Consider the following assertion about Bultmann’s notion of “myth”:
…myths are anything but old legends or mere stories and fables. Myths, rather, are expressions of human being in the world [where] we all live within their terms, and they are changing all the time as culture and society changes.
This is a very important starting point when discussing Bultmann, particularly in light of the fact that Bultmann, having been influenced by Martin Heidegger, defines “human being in the world, or human existence, as authentic and inauthentic. In a sense, Bultmann’s concept of “demythologization” is Heideggerian, since, because it is so focused on taking the “myth” out of interpretation and compartmentalizing “kerygma,” is intent on approaching interpretation as a existential kind of hermeneutics.
I believe that a very helpful way to understand Bultmann’s demythologization is along the two rather analogous approaches of Paul Tillich and John Macquarrie. The Tillich and Macquarrie approaches reflect –as does Bultmann with his demythologization –the sense that the authentication of human existence comes through careful consideration of both temporal and spatial limitations as well as the power of personal experience to shape “being.”
For Tillich, whose theology is just as influenced by Heidegger as Bultmann’s is, human existence comes into being as a result of “being thrown” into existence. From this, Tillich asserts, in brief, that humanity is encased in an existential predicament, where it must seek authentic existence through conceiving and grasping the concept of God and God’s “Being.” Now, Macquarrie is operating from much the same Heideggerian-influenced perspective, suggesting that the fulfillment of human selfhood is contingent on “Being.” Macquarrie goes a bit further and more explicitly than Tillich –though I think Tillich would agree by way of his notion of New Being –and asserts that the historical symbol of Jesus has “ontological import” of personal existential ramifications, which “gives to our minds the fullest disclosure of the mystery of Being that we can receive. What becomes essential about Macquarrie and Tillich’s sense of human existence in reference to God’s existence is that humanity must be concerned with the present, the here and now. In other words, humanity cannot authenticate its existence by historicizing Jesus, but, instead, through applying ontological-existential meaning what Christ is and what Christ does –the theory and praxis, respectively –to fully understand what human existence is and what God’s Being is. Here is where Bultmann’s argument lies: the sense that humanity must tease out meaning through the reinterpretation and demythologization of Scripture, in order to apply that meaning experientially to our current, contemporary lived situation. What this means, furthermore, is that humanity’s encounter with Scripture must be delineated along two lines: the historical event and the personal event. The latter is the most important, as I am sure Bultmann would agree, since the personal event –the individualized experience –opens the possibility for the greatest amount of meaning to be uncovered through the immanence of the event.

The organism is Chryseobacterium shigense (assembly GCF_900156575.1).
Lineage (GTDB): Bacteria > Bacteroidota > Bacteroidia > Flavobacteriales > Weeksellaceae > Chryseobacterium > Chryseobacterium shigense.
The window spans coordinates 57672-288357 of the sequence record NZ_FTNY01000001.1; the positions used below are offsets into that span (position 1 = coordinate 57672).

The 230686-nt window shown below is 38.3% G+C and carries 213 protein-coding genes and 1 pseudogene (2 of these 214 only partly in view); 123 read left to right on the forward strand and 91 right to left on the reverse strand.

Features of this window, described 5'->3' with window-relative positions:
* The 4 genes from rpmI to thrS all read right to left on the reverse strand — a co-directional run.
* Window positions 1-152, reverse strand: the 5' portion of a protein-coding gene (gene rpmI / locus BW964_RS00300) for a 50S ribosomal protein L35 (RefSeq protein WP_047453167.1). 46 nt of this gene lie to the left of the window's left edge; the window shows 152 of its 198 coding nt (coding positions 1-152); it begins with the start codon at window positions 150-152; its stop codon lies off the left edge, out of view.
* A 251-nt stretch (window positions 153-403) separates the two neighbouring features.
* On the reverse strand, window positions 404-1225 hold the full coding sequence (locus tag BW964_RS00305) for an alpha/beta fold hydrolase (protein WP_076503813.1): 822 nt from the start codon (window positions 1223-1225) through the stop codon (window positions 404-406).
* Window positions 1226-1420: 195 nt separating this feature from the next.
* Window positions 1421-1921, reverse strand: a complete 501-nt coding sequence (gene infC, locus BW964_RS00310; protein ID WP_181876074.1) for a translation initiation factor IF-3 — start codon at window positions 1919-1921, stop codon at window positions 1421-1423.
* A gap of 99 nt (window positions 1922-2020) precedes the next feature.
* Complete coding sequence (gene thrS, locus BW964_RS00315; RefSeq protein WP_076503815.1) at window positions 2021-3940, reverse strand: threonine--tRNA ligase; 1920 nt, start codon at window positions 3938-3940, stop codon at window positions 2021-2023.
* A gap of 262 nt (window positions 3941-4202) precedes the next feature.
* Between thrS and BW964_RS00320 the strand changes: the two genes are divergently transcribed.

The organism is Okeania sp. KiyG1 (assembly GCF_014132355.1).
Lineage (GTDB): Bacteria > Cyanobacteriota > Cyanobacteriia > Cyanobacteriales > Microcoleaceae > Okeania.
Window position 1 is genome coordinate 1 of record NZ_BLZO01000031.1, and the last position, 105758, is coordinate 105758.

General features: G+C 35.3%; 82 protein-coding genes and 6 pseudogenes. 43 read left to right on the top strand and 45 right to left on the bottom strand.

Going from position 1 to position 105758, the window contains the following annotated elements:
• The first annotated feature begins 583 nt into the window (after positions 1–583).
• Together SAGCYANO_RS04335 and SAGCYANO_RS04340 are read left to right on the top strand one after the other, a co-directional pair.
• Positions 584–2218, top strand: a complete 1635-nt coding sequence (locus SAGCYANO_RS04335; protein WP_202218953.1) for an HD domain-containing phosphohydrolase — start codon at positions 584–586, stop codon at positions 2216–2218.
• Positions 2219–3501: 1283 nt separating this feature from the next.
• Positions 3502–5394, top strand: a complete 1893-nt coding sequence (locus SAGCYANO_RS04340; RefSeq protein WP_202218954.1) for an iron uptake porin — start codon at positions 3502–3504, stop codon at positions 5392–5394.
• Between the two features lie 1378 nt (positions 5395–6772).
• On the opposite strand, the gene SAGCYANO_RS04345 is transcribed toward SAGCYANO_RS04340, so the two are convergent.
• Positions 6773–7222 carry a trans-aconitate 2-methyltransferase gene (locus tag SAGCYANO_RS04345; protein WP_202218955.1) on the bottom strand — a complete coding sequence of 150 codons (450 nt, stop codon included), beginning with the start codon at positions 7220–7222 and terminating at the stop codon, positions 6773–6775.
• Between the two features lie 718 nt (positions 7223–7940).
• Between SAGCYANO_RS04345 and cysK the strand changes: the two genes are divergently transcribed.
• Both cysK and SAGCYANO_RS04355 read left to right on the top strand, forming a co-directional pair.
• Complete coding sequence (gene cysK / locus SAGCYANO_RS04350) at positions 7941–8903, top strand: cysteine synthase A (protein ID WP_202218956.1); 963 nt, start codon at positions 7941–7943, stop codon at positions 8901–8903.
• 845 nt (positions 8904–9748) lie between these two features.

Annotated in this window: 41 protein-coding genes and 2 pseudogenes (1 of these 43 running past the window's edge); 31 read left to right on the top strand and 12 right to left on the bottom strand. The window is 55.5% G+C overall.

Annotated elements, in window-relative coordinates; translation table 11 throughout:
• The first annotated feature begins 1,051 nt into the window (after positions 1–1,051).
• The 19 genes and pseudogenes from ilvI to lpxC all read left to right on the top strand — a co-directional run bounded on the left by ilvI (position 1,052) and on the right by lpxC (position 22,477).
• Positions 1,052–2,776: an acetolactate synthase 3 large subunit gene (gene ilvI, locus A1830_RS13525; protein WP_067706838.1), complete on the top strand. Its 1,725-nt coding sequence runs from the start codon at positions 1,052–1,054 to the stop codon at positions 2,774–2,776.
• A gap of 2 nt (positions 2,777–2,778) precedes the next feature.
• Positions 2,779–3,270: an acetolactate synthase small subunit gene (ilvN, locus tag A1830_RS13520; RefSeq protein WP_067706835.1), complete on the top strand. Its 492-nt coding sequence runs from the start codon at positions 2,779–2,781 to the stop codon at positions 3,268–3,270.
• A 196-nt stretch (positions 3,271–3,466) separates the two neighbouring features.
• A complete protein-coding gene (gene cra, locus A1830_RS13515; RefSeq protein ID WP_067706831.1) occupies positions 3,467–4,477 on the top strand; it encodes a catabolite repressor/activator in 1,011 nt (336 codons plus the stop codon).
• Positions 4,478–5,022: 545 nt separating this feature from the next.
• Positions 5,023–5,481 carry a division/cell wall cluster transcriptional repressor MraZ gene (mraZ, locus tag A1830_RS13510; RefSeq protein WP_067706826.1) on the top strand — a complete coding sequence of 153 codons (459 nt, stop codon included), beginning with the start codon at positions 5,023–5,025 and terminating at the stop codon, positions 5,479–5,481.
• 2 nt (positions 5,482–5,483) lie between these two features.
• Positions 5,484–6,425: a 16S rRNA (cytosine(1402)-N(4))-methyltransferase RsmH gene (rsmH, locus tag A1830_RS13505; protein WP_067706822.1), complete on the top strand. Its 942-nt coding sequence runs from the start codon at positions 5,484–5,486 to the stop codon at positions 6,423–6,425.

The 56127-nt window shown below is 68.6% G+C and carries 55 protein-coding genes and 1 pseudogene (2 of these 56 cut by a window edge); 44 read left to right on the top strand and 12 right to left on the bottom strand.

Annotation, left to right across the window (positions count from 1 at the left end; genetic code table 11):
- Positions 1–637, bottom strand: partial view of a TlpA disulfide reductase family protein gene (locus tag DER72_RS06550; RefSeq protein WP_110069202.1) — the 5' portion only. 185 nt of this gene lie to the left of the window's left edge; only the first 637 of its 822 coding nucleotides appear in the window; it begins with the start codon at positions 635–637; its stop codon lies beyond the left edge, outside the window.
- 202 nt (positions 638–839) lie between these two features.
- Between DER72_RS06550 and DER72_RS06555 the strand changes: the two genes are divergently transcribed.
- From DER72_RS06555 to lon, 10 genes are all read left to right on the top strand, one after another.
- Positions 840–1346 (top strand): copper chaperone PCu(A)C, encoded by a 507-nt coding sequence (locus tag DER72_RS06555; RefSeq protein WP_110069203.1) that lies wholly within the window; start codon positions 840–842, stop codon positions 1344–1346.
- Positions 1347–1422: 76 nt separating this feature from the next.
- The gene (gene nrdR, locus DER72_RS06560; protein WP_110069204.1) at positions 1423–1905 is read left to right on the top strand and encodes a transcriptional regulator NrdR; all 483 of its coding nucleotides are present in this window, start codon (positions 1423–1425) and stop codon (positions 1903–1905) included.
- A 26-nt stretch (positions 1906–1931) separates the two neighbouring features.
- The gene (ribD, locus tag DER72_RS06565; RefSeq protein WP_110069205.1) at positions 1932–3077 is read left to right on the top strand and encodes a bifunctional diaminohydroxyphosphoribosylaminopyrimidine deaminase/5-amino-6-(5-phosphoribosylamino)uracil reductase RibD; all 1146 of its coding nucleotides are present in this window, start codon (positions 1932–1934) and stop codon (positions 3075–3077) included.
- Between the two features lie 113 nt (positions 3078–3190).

David Jasper, A Short Introduction to Hermeneutics (Louisville, KY: Westminster John Knox Press, 2004), 102.
 Ibid., 103.
 Thiselton makes this distinction in The Two Horizons, where Thiselton argues that Bultmann’s notion of the “Christ myth” revolved around the traditional elements of the “kerygma,” which, in turn, allowed the notion of “myth” to arise. Anthony C. Thiselton, The Two Horizons: New Testament Hermeneutics and Philosophical Description with Special Reference to Heidegger, Bultmann, Gadamer, and Wittgenstein (Grand Rapids, MI: William B. Eerdmans Publishing Company, 1980), 222.
 This is a Heideggerian term that is used in a variety of ways: “thrown-ness,” “being-thrown-towards-death,” “thrown-ness into the there,” and “being thrown through abandonment.” “Thrown-ness into existence” is one of these ways. See Martin Heidegger, Being and Time, Translated John Macquarrie and Edward Robinson (New York, NY: Harper and Row, 1962), 321.
 Paul Tillich, Systematic Theology Volume 2: Existence and The Christ (Chicago, IL: The University of Chicago Press, 1957), 119.
 John Macquarrie, Principles of Christian Theology (New York, NY: Charles Scribner’s Sons, 1966), 272
 I am thinking, here, of Gilles Deleuze’s noton of the “immanent event” as an event that humans bring their lived experiences into and become changed by that event after the encounter.